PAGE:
1. re: ktb615

                  I have an 'instant' thermometer which isn't very 'instant'.
                  After about 30 seconds in the bird, the temp was still climbing.
                  That is when we decided to make the small incision.

            3. use an oven. you gain nothing by using a grill as an oven unless you're introducing smoke.

              3 Replies
              1. re: tommy

                Isn't a BBQ convention?
                Also, the broiler element on our oven doesn't work right now :(.

                1. re: allanc

                  Indirect heat is analagous to baking, so you wouldn't need the broiler.

                  1. re: jzerocsk

                    Thank you for the clarification.

              2. You may be able to shield the bird a bit by using one of those metal holders. They sell for about 15 to 30 dollars, and are essentially dishes with a tall center insert. Although there are holes in the bottom, if you set your grill on low and consider using lava stones to fill the holes to absorb some of the direct heat coming from the burner, you may be okay. You will need to check your bird frequently, and possibly watch it for the first half hour to see if it is working.

                I have a multi-burner Weber unit, and usually have success with an old-fashioned beer can when I turn off the center burner, but when I bought a new grill this year, the nice new clean burner holes caused the heat to be too high for my bird, and it caught fire. In only a few minutes, it was ruined. I did turn off the burner that was directly under the bird, but it burned anyway. I was just used to cooking on the old grill, (same Weber, only older) and didn't realize that the burner holes were probably not clear enough to have ever been a hazard to the bird.

                I am thinking about getting one of these gadgets for that reason, It will shield the bird a bit because it is metal, and that could only help. Plus, if you add a single layer of lava stones, no flame will actually touch the bird directly no matter what happens. If you put the lava stones in after putting the bird on the holder, it should not affect overall height. Amazon had some cheap ones, and I think for you it is worth a try. For me, this would just be insurance, as I have since managed to cook a couple of these without incident.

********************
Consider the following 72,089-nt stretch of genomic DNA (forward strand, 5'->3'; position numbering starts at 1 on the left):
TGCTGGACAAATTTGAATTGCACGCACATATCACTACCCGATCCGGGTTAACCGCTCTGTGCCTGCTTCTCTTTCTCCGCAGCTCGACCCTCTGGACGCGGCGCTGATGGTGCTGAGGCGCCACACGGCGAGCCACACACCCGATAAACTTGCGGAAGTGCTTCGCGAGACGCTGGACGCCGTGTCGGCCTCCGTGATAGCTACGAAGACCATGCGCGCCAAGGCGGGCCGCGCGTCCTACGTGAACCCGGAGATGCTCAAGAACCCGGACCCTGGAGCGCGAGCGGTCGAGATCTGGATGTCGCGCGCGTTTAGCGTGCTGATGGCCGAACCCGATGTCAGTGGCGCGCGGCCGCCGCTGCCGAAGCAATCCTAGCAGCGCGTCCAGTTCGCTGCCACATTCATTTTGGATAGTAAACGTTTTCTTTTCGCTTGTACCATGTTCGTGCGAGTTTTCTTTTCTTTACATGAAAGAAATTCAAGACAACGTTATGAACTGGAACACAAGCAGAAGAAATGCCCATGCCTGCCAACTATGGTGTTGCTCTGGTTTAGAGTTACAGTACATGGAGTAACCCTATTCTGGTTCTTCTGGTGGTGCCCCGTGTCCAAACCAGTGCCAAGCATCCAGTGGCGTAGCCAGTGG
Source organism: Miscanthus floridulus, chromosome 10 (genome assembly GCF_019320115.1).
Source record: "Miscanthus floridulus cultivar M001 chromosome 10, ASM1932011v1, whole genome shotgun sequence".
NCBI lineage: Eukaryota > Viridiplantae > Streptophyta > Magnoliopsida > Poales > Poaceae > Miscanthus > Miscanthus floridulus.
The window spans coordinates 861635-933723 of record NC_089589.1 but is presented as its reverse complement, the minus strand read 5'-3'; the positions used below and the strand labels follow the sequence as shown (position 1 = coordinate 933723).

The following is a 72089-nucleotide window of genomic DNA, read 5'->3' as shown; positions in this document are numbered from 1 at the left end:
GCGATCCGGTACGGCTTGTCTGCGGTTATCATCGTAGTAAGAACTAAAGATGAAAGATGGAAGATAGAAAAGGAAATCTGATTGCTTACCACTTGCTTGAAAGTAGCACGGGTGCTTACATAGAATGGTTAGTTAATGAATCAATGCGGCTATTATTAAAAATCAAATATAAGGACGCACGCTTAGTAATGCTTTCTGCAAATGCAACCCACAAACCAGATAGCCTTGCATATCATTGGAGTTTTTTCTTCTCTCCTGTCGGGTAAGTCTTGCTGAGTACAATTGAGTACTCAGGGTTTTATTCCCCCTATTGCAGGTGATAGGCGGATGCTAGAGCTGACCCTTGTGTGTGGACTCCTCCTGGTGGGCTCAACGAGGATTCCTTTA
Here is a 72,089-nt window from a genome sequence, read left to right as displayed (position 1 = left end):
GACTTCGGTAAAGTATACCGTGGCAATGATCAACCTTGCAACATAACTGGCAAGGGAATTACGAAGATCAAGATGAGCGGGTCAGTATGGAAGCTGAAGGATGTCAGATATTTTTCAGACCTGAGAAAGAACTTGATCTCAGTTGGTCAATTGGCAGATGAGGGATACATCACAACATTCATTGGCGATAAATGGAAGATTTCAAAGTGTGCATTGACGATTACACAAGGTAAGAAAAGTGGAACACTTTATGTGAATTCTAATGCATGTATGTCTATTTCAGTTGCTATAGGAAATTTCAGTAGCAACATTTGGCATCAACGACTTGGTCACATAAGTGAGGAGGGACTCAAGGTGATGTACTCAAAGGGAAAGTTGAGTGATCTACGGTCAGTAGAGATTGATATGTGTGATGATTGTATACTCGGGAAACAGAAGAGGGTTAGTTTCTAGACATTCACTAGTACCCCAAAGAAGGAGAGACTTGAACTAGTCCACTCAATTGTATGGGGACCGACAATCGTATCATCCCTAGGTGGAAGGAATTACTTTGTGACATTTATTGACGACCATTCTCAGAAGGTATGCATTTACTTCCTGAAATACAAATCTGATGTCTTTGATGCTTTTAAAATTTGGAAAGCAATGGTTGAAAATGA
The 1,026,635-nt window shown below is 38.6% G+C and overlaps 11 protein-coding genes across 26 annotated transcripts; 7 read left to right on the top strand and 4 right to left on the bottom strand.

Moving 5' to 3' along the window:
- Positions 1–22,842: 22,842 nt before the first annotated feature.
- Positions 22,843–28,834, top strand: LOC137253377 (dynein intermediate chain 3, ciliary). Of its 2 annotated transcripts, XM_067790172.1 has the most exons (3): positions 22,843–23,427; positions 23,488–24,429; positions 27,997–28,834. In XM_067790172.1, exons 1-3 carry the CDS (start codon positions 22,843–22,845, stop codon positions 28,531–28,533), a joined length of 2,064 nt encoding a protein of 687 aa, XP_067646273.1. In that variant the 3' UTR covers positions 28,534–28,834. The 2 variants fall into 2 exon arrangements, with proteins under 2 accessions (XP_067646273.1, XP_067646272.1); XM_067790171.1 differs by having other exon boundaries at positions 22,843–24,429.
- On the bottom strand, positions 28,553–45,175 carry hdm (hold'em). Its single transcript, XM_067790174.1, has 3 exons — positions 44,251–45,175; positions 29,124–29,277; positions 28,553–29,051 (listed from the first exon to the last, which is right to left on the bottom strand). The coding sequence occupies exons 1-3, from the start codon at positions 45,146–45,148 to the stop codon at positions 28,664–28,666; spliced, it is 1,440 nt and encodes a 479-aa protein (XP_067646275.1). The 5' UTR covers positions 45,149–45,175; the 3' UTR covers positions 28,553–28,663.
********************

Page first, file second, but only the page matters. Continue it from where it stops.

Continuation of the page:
BTW -- use smaller birds if height is an issue. They cook faster and come out better anyway.

                1. Another Idea would be to spatchcock the bugger!

                  To be brief, cut the backbone out with a pair of shears, and flatten the carcass out -- use a cleaver to split the keel bone. Season the chicken well and wrap in two layers of foil. Put on the grill on lowest setting, skin side up. Roast until done (poke a hole in the foil to check doneness with a thermometer.

                  For color and flavor, crank the heat, take the chicken out of the foil (save the juices) and place skin side down directly on the grill to get it nice and crispy.

                  1 Reply
                  1. re: MikeB3542

                    But then it wouldn't be 'Beer Can Chicken'!